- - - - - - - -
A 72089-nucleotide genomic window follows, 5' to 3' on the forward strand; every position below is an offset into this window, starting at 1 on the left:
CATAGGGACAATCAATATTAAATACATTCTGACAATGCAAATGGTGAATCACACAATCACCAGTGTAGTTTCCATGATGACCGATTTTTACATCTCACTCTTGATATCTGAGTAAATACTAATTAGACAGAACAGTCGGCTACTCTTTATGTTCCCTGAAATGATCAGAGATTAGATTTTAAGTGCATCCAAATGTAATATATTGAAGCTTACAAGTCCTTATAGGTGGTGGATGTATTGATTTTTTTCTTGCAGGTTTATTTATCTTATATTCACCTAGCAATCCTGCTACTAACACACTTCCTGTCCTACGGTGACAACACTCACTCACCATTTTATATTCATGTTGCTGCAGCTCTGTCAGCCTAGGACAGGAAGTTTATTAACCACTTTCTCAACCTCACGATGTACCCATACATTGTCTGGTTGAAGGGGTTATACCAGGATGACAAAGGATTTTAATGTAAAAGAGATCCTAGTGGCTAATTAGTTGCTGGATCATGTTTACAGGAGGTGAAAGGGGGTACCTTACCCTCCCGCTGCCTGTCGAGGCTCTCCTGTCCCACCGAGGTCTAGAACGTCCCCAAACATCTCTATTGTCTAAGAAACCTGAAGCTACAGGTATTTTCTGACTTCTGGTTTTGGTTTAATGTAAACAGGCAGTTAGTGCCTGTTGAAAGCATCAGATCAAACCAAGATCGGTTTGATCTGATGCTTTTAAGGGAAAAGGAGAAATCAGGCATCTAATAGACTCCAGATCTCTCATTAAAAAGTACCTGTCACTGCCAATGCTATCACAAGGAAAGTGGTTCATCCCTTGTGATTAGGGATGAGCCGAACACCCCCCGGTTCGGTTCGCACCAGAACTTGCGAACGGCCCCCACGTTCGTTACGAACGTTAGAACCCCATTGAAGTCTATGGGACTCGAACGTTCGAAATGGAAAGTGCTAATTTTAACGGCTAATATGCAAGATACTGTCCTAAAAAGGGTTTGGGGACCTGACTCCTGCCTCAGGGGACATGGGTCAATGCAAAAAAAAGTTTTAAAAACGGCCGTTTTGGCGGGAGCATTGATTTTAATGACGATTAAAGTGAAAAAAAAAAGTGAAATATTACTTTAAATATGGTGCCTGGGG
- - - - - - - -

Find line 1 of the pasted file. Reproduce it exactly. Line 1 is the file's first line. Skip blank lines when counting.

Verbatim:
A 72089-nucleotide genomic window follows, 5' to 3' on the forward strand; every position below is an offset into this window, starting at 1 on the left: